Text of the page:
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Mathematics
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Mathematics is the study of topics such as quantity, structure, space, and change. There is a range of views among mathematicians and philosophers as to the exact scope, Mathematicians seek out patterns and use them to formulate new conjectures. Mathematicians resolve the truth or falsity of conjectures by mathematical proof, when mathematical structures are good models of real phenomena, then mathematical reasoning can provide insight or predictions about nature. Through the use of abstraction and logic, mathematics developed from counting, calculation, measurement, practical mathematics has been a human activity from as far back as written records exist. The research required to solve mathematical problems can take years or even centuries of sustained inquiry, rigorous arguments first appeared in Greek mathematics, most notably in Euclids Elements. Galileo Galilei said, The universe cannot be read until we have learned the language and it is written in mathematical language, and the letters are triangles, circles and other geometrical figures, without which means it is humanly impossible to comprehend a single word. Without these, one is wandering about in a dark labyrinth, carl Friedrich Gauss referred to mathematics as the Queen of the Sciences. Benjamin Peirce called mathematics the science that draws necessary conclusions, David Hilbert said of mathematics, We are not speaking here of arbitrariness in any sense. Mathematics is not like a game whose tasks are determined by arbitrarily stipulated rules, rather, it is a conceptual system possessing internal necessity that can only be so and by no means otherwise. Albert Einstein stated that as far as the laws of mathematics refer to reality, they are not certain, Mathematics is essential in many fields, including natural science, engineering, medicine, finance and the social sciences. Applied mathematics has led to entirely new mathematical disciplines, such as statistics, Mathematicians also engage in pure mathematics, or mathematics for its own sake, without having any application in mind. There is no clear line separating pure and applied mathematics, the history of mathematics can be seen as an ever-increasing series of abstractions. The earliest uses of mathematics were in trading, land measurement, painting and weaving patterns, in Babylonian mathematics elementary arithmetic first appears in the archaeological record. Numeracy pre-dated writing and numeral systems have many and diverse. Between 600 and 300 BC the Ancient Greeks began a study of mathematics in its own right with Greek mathematics. Mathematics has since been extended, and there has been a fruitful interaction between mathematics and science, to the benefit of both. Mathematical discoveries continue to be made today, the overwhelming majority of works in this ocean contain new mathematical theorems and their proofs. The word máthēma is derived from μανθάνω, while the modern Greek equivalent is μαθαίνω, in Greece, the word for mathematics came to have the narrower and more technical meaning mathematical study even in Classical times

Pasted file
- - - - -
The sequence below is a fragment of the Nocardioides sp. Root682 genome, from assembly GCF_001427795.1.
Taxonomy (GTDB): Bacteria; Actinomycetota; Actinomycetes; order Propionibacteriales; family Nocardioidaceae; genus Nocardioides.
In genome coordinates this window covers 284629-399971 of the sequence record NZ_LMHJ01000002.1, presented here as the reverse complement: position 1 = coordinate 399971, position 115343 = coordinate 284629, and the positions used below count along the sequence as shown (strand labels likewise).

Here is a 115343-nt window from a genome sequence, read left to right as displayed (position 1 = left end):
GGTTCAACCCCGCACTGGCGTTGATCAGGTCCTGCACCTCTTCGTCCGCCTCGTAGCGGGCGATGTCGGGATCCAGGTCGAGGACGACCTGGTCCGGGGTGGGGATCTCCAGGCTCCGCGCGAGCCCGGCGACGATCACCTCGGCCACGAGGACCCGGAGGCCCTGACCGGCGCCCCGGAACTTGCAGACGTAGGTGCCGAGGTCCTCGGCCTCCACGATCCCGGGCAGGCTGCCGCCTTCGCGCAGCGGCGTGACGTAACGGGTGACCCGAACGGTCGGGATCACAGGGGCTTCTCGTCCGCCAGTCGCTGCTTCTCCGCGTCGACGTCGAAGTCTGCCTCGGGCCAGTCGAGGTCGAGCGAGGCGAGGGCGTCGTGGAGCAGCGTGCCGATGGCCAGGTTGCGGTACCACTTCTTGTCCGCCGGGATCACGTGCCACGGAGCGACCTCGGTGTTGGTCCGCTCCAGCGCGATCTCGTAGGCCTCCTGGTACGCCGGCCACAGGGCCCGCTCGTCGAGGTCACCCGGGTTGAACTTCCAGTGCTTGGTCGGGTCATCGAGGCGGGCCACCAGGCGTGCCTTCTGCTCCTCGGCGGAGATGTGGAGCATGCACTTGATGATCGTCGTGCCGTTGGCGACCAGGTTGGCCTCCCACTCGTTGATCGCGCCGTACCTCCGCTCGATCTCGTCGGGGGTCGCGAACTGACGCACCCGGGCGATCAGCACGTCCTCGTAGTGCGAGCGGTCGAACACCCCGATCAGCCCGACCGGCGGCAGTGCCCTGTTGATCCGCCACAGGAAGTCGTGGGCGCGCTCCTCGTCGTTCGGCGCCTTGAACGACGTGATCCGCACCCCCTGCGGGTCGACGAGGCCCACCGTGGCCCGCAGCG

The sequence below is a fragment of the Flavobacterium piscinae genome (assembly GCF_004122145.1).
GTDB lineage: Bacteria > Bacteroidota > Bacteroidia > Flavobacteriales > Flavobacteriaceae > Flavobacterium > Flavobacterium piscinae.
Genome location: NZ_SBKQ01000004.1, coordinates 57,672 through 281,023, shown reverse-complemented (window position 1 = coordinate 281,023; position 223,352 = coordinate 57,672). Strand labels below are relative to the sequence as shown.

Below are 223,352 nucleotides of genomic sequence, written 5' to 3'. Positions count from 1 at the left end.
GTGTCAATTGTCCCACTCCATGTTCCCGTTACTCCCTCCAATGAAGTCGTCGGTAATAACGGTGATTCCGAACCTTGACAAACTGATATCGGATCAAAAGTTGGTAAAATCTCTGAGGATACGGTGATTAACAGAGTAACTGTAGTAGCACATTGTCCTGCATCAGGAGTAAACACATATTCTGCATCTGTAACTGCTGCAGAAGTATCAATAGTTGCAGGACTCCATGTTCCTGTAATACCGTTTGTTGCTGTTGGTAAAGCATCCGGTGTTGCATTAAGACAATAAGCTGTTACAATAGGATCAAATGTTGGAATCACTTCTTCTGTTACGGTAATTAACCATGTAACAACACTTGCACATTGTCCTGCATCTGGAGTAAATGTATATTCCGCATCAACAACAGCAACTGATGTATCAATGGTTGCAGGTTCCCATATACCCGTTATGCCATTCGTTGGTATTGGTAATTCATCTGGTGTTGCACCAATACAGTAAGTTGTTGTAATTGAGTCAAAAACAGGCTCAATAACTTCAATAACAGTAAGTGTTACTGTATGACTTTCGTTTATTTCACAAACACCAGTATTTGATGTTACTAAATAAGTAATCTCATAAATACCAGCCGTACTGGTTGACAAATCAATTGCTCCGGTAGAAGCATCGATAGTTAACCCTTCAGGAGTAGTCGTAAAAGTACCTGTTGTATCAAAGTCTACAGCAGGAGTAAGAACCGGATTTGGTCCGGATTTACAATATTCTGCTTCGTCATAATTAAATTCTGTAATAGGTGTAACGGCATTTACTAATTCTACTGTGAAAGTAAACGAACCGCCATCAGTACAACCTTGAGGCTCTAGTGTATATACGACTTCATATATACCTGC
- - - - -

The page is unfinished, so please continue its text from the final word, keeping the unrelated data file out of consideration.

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George Mackey
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George Whitelaw Mackey was an American mathematician. Mackey earned his bachelor of arts at Rice University in 1938 and he joined the Harvard University Mathematics Department in 1943, was appointed Landon T. Clay Professor of Mathematics and Theoretical Science in 1969 and remained there until he retired in 1985. A central role in Mackeys work, both in the theory of representations and in mathematical physics, was played by the concepts of system of imprimitivity. This idea led naturally to an analysis of the theory of semi-direct products in terms of ergodic actions of groups. Mackeys results were essential tools in the study of the theory of nilpotent Lie groups using the method of orbits developed by Alexandre Kirillov in the 1960s. His notion of virtual subgroup, introduced in 1966 using the language of groupoids, had a significant influence in ergodic theory, another essential ingredient in Mackeys work was the assignment of a Borel structure to the dual object of a locally compact group G. One of Mackeys important conjectures, which was solved by work of James Glimm on C*-algebras, was that G is type I if. He has written numerous survey articles connecting his interests with a large body of mathematics and physics, particularly quantum mechanics. Mackey was among the first five recipients of William Lowell Putnam fellowships in 1938, Mackey was an elected member of the American Academy of Arts and Sciences and the National Academy of Science. Lawrence G. Brown, Calvin Moore, Richard Palais and John Wermer have been students of Mackey. Andrew Gleason had no PhD, but considered Mackey to be his advisor, George Mackey at the Mathematics Genealogy Project George Mackey, Notices of the American Mathematical Society, vol. George Mackey, Proceedings of the American Philosophical Society, vol, collected by Stephanie Singer First letter Second letter Speech